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Passing off

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Elements of the passing off action

The Jif Lemon case

Required proof and extent of goodwill


The English courts have developed the law of ‘passing off’ to protect a trader’s goodwill in his goods or services from being imitated by another trader in such a way as to deceive the latter’s customers into believing the goods or services are those of the former.

The action for passing off may have been recognised at common law as long ago as during the reign of Elizabeth I. The action seems to have grown out of the action for deceit, and, like the action for deceit, required a false representation made fraudulently, but differed from it in that the persons deceived were the plaintiff's customers rather than the plaintiff himself.

Passing off is a form of unfair competition, but English law does not recognise a general tort of unfair competition.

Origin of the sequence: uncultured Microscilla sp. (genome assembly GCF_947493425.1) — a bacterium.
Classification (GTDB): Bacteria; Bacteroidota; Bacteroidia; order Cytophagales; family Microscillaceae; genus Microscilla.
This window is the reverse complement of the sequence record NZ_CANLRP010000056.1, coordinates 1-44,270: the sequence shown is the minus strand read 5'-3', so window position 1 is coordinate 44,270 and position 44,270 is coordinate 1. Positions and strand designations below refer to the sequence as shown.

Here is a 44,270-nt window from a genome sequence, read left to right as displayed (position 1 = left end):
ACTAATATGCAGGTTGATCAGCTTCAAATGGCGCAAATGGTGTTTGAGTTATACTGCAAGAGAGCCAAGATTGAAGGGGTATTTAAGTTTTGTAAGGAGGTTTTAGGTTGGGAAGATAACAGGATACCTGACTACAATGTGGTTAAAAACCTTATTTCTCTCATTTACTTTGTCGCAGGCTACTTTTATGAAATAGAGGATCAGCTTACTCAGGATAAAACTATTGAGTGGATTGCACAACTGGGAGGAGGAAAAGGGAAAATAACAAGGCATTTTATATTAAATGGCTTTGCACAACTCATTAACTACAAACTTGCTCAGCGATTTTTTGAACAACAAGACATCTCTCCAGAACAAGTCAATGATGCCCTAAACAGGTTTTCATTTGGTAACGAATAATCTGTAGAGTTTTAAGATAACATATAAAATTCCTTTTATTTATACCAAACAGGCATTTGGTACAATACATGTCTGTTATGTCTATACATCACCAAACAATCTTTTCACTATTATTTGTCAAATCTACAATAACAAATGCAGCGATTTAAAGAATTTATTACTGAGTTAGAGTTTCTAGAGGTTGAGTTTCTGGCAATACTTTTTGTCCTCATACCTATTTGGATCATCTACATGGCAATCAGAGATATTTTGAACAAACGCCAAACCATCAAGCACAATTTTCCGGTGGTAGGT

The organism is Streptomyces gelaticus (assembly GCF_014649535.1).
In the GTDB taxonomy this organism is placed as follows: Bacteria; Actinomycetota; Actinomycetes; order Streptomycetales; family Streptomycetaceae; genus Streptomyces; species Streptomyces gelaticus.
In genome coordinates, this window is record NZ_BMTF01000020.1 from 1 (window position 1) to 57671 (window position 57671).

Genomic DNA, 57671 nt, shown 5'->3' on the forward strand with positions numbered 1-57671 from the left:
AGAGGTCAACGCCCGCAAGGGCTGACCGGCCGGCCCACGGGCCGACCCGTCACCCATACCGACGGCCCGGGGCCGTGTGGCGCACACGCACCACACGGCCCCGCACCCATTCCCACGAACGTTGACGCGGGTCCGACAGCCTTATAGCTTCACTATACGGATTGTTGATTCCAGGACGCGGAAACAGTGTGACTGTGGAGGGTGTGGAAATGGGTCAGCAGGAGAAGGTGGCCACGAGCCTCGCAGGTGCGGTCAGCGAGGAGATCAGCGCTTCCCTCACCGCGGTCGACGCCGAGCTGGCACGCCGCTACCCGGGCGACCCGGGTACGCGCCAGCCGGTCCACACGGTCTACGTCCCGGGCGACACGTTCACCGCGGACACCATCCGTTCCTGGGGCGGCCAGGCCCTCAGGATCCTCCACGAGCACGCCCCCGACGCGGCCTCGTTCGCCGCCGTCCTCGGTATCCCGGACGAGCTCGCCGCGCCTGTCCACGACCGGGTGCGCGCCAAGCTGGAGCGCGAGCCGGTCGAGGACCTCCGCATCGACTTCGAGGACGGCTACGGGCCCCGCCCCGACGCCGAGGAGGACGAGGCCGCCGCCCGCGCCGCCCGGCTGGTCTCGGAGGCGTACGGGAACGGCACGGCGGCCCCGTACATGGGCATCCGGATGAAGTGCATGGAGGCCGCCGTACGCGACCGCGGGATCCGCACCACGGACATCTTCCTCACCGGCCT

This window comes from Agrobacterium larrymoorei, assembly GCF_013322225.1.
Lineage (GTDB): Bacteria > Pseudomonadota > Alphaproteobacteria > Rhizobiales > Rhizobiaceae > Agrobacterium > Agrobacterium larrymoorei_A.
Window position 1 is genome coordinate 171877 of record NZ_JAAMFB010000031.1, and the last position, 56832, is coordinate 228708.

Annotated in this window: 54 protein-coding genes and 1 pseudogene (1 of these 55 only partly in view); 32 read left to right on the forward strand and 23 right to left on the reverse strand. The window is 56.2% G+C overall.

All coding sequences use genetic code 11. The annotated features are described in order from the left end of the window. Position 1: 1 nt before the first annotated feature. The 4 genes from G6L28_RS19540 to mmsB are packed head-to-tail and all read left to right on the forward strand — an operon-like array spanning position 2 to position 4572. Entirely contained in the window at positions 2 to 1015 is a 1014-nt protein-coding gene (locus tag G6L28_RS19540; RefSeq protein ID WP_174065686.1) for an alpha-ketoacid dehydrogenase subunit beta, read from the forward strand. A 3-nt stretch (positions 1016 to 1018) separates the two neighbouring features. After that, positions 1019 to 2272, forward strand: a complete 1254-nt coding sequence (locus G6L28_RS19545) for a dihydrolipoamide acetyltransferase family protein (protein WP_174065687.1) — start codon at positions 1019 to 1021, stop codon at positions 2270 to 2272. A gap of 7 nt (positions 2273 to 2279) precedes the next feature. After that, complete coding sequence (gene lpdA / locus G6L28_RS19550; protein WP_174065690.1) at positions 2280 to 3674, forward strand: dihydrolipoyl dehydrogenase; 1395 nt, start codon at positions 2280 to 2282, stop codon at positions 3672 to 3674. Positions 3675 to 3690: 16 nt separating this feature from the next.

Comment: the difficulty with the action for passing off is often one of the cost and uncertainty of litigation. More certain legal protection may be obtained by registration of a trade mark.

See also company and business names, and domain names.

The elements of the passing off action

The most recent authoritative statement of the elements of the action for passing off was set out by the House of Lords as follows:

(1) that the claimant's goods or services have acquired a goodwill in the market and are known by some distinguishing name, mark or other indicium;